A strain relief 15 on the proximal end of the assembly 14 connects to a flexible umbilical 16 which has a connector processor module 17 disposed at its proximal end. The module 17 contains video processing circuitry matched to the video camera which is incorporated into the viewing head 12. The processor plugs into a power supply and light source (not shown) which provides appropriate DC levels for the borescope 10 and also provides light which is carried on a fiber optic bundle that passes through the umbilical 16, the control handle assembly 14 and the insertion tube 11 to the head 12, where it emits light for illuminating an object in the viewing field of the head 12. This type of connector or coupler module is described, for example, in U.S. patent application Ser. No. 07/944,129 filed Sep. 11, 1992, having a common assignee herewith.
With reference also now to FIG. 2, the combined control handle and viewing screen assembly 14 has a proximal handle portion which is elongated in the fore-and-aft direction. A housing 19 has a joystick device 20 contained in an elastomeric boot 21 mounted in top wall 22 of the housing 19.
Distally of the joystick device 20 is a small, full-color viewing screen 23. In this example the screen 23 is a liquid crystal display (LCD) type screen, with fluorescent backlighting. This screen 23 is mounted within a distal video monitor portion 24 of the assembly 14. Here, an oblong top portion 25 of the housing 19 has a glass plate or cover 26 over the screen 23, and a hood 27 surrounding at least top and side edges to reduce background glare. A hood insert (not shown) can fit within this to permit viewing of the screen in daylight or other bright ambient conditions.
A row of keyswitches 28 is provided on the oblong top portion 25 adjacent the screen 23. Some of these can be used to adjust brightness up or down when the probe is used in a primary or inspection mode. Among the keyswitches is a freeze-frame keyswitch 28a which switches the unit over from the inspection mode to a second, freeze-frame mode. In that mode, others of the keyswitches are actuated to carry out various measurements. A forward strain relief 29 extends beneath the distal video monitor portion 24 and holds the proximal end of the insertion tube 11.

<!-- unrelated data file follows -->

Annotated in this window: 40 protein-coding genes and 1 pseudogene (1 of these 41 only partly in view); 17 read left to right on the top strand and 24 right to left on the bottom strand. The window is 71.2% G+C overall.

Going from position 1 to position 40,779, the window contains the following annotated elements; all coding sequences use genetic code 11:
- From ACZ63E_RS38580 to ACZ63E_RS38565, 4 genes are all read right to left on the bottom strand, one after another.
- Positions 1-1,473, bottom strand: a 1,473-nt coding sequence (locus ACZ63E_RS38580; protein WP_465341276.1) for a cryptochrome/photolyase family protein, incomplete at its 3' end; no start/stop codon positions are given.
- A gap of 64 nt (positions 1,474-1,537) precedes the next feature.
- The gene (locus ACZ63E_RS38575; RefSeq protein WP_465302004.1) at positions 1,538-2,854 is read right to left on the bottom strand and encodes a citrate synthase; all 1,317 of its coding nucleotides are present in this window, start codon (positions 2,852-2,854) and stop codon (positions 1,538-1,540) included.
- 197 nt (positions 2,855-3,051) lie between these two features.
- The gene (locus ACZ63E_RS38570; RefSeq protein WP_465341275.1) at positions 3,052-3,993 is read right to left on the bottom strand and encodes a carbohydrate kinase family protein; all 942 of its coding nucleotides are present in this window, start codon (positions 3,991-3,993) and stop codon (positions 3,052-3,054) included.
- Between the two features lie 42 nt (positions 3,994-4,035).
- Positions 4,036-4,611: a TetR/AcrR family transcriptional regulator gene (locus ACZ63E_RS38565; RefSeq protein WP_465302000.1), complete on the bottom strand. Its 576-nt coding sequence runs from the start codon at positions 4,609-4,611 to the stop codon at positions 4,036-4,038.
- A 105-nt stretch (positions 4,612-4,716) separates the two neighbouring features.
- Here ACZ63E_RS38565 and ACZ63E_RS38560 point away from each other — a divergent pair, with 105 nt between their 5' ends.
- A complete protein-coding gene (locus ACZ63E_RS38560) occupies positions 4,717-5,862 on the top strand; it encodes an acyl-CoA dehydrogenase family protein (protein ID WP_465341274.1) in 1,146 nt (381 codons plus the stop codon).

As is also shown in FIG. 2 the joystick device 20 is mounted on a circuit board 30 within the housing 19 and has an associated X-axis variable resistance 31 and Y-axis variable resistance 32. A microprocessor 33 is also mounted on the board 30.
Positioned within the housing 19 of the proximal handle portion, and to the proximal side of the joystick device, are X and Y servo motors 34 and 35 which are operatively coupled to respective X and Y pulleys 36 and 37. The pulleys are connected in known fashion with respective X and Y cable pairs that run through the insertion tube 11 to the articulation section 13. The pulleys 36,37 produce differential displacement in the respective cable pairs. This flexes the articulation section 13 in the sideways direction (left to right) or the up-and down direction. In the inspection mode, the joystick device 20 is operatively coupled to the servo motors 34 and 35, so that movement of the joystick 20 produces a corresponding movement of the articulation section 12.
The operation of the borescope 10 of this embodiment can be explained with reference to FIGS. 3 and 4. FIG. 3 shows the borescope being used in an inspection mode with an operator's left hand holding the control handle and viewing screen assembly 14 and the right hand feeding the insertion tube 11 into apparatus to be inspected. In this example the apparatus can be a jet engine or similar turbine, with the target being a row of turbine vanes 38. Furthermore, in this example a crack or irregularity 39 has appeared on one of the vanes 38, and the operator needs to investigate the same, not only to view its appearance, but also to measure its length and depth.
As shown in FIG. 3, the operator can manipulate the joystick device 20, here using the thumb of the same hand that is holding the assembly 14, to steer the viewing head 12 as need be for an optimal position to view the crack 39 on the viewing screen 23. When the operator has achieved a satisfactory image of the crack 39, he or she actuates the freeze-frame keyswitch 28a, which causes the microprocessor 33 to switch over to a freeze-frame mode.
In the second, or freeze-frame mode, as illustrated in FIG. 4, a single frame of the video signal that represents the target 38 is seized and stored, and is fed continuously to the video screen 23. In the freeze-frame mode, the joystick device 20 is operatively disconnected from the servo motors 34, 35 (these are maintained at the last position achieved in the inspection mode), and is operatively coupled, through the microprocessor 33, to the viewing screen 23. In this mode, the operator manipulates the joystick device 20, in combination with the actuation of the remaining keyswitches 28, to carry out analysis and measurement functions.